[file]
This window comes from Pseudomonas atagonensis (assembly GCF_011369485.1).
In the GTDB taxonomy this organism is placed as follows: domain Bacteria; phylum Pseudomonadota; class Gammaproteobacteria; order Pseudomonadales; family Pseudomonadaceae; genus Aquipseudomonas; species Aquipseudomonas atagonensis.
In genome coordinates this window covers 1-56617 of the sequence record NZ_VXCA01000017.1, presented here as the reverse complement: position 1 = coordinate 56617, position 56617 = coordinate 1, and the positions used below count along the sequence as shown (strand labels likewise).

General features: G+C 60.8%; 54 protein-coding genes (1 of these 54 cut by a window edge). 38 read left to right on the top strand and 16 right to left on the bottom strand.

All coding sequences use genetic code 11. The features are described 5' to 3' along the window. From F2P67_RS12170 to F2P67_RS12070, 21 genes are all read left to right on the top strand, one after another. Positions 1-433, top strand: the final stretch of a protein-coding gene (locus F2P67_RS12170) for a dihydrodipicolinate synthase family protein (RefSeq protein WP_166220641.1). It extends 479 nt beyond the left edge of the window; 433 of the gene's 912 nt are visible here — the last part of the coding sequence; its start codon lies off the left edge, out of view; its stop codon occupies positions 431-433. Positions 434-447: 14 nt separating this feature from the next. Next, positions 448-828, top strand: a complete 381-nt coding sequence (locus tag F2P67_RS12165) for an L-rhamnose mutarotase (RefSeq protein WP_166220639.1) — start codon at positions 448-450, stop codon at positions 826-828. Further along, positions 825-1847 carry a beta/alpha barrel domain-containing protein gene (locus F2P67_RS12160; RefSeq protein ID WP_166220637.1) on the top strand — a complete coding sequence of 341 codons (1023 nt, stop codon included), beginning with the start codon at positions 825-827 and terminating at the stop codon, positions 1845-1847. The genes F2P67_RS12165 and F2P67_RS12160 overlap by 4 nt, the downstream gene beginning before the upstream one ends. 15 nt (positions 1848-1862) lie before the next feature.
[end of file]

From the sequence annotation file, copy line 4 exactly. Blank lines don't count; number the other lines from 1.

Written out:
General features: G+C 60.8%; 54 protein-coding genes (1 of these 54 cut by a window edge). 38 read left to right on the top strand and 16 right to left on the bottom strand.